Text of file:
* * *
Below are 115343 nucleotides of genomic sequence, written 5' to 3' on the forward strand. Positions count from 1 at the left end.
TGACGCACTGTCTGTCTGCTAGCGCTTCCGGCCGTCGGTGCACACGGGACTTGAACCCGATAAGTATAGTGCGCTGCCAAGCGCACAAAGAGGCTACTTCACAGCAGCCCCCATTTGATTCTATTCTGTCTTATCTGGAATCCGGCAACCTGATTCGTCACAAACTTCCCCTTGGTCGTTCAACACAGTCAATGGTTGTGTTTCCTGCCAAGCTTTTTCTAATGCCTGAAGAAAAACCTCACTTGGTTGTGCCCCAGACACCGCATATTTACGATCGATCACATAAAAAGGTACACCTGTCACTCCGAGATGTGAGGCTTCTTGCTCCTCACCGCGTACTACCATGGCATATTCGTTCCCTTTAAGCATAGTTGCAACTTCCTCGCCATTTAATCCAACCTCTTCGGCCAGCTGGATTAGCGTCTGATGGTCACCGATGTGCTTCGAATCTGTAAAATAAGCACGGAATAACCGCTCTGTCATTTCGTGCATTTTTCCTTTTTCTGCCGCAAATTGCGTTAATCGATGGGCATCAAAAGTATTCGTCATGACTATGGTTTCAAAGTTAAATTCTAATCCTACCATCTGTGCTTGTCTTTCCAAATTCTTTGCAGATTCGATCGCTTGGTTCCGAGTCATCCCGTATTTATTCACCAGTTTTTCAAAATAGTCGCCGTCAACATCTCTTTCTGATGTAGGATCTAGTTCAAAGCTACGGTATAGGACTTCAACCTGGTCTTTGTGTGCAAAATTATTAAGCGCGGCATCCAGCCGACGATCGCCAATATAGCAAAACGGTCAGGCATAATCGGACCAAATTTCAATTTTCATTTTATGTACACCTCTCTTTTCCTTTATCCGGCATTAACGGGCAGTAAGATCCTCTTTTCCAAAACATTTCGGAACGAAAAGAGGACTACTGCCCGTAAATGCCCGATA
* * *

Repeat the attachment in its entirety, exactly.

Below are 115343 nucleotides of genomic sequence, written 5' to 3' on the forward strand. Positions count from 1 at the left end.
TGACGCACTGTCTGTCTGCTAGCGCTTCCGGCCGTCGGTGCACACGGGACTTGAACCCGATAAGTATAGTGCGCTGCCAAGCGCACAAAGAGGCTACTTCACAGCAGCCCCCATTTGATTCTATTCTGTCTTATCTGGAATCCGGCAACCTGATTCGTCACAAACTTCCCCTTGGTCGTTCAACACAGTCAATGGTTGTGTTTCCTGCCAAGCTTTTTCTAATGCCTGAAGAAAAACCTCACTTGGTTGTGCCCCAGACACCGCATATTTACGATCGATCACATAAAAAGGTACACCTGTCACTCCGAGATGTGAGGCTTCTTGCTCCTCACCGCGTACTACCATGGCATATTCGTTCCCTTTAAGCATAGTTGCAACTTCCTCGCCATTTAATCCAACCTCTTCGGCCAGCTGGATTAGCGTCTGATGGTCACCGATGTGCTTCGAATCTGTAAAATAAGCACGGAATAACCGCTCTGTCATTTCGTGCATTTTTCCTTTTTCTGCCGCAAATTGCGTTAATCGATGGGCATCAAAAGTATTCGTCATGACTATGGTTTCAAAGTTAAATTCTAATCCTACCATCTGTGCTTGTCTTTCCAAATTCTTTGCAGATTCGATCGCTTGGTTCCGAGTCATCCCGTATTTATTCACCAGTTTTTCAAAATAGTCGCCGTCAACATCTCTTTCTGATGTAGGATCTAGTTCAAAGCTACGGTATAGGACTTCAACCTGGTCTTTGTGTGCAAAATTATTAAGCGCGGCATCCAGCCGACGATCGCCAATATAGCAAAACGGTCAGGCATAATCGGACCAAATTTCAATTTTCATTTTATGTACACCTCTCTTTTCCTTTATCCGGCATTAACGGGCAGTAAGATCCTCTTTTCCAAAACATTTCGGAACGAAAAGAGGACTACTGCCCGTAAATGCCCGATA